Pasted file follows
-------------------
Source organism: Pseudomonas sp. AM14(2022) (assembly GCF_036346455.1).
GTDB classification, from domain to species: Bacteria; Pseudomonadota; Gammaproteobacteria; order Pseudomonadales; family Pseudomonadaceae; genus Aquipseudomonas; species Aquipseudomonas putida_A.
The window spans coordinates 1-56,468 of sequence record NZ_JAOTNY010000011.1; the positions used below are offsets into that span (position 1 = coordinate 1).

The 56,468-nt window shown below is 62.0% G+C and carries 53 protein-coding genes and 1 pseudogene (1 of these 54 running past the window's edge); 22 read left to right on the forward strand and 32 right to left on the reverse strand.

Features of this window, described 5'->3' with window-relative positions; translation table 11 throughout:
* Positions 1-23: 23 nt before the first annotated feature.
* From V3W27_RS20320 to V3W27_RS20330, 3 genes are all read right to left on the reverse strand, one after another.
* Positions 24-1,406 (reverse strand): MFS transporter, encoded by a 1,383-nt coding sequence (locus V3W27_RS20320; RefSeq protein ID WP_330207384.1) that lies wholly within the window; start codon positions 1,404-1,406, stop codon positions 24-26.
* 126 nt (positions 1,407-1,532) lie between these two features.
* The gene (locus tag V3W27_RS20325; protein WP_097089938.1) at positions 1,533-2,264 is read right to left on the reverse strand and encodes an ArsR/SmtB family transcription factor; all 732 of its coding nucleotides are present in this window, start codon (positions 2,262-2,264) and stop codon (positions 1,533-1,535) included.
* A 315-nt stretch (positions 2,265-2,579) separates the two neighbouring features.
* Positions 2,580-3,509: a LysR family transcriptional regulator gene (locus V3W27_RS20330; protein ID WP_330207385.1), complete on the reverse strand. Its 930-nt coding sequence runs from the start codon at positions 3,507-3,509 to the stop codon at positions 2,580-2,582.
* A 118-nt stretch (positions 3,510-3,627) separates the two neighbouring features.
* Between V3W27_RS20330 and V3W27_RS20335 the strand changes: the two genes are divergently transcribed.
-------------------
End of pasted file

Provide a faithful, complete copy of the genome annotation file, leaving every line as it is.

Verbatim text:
Source organism: Pseudomonas sp. AM14(2022) (assembly GCF_036346455.1).
GTDB classification, from domain to species: Bacteria; Pseudomonadota; Gammaproteobacteria; order Pseudomonadales; family Pseudomonadaceae; genus Aquipseudomonas; species Aquipseudomonas putida_A.
The window spans coordinates 1-56,468 of sequence record NZ_JAOTNY010000011.1; the positions used below are offsets into that span (position 1 = coordinate 1).

The 56,468-nt window shown below is 62.0% G+C and carries 53 protein-coding genes and 1 pseudogene (1 of these 54 running past the window's edge); 22 read left to right on the forward strand and 32 right to left on the reverse strand.

Features of this window, described 5'->3' with window-relative positions; translation table 11 throughout:
* Positions 1-23: 23 nt before the first annotated feature.
* From V3W27_RS20320 to V3W27_RS20330, 3 genes are all read right to left on the reverse strand, one after another.
* Positions 24-1,406 (reverse strand): MFS transporter, encoded by a 1,383-nt coding sequence (locus V3W27_RS20320; RefSeq protein ID WP_330207384.1) that lies wholly within the window; start codon positions 1,404-1,406, stop codon positions 24-26.
* 126 nt (positions 1,407-1,532) lie between these two features.
* The gene (locus tag V3W27_RS20325; protein WP_097089938.1) at positions 1,533-2,264 is read right to left on the reverse strand and encodes an ArsR/SmtB family transcription factor; all 732 of its coding nucleotides are present in this window, start codon (positions 2,262-2,264) and stop codon (positions 1,533-1,535) included.
* A 315-nt stretch (positions 2,265-2,579) separates the two neighbouring features.
* Positions 2,580-3,509: a LysR family transcriptional regulator gene (locus V3W27_RS20330; protein ID WP_330207385.1), complete on the reverse strand. Its 930-nt coding sequence runs from the start codon at positions 3,507-3,509 to the stop codon at positions 2,580-2,582.
* A 118-nt stretch (positions 3,510-3,627) separates the two neighbouring features.
* Between V3W27_RS20330 and V3W27_RS20335 the strand changes: the two genes are divergently transcribed.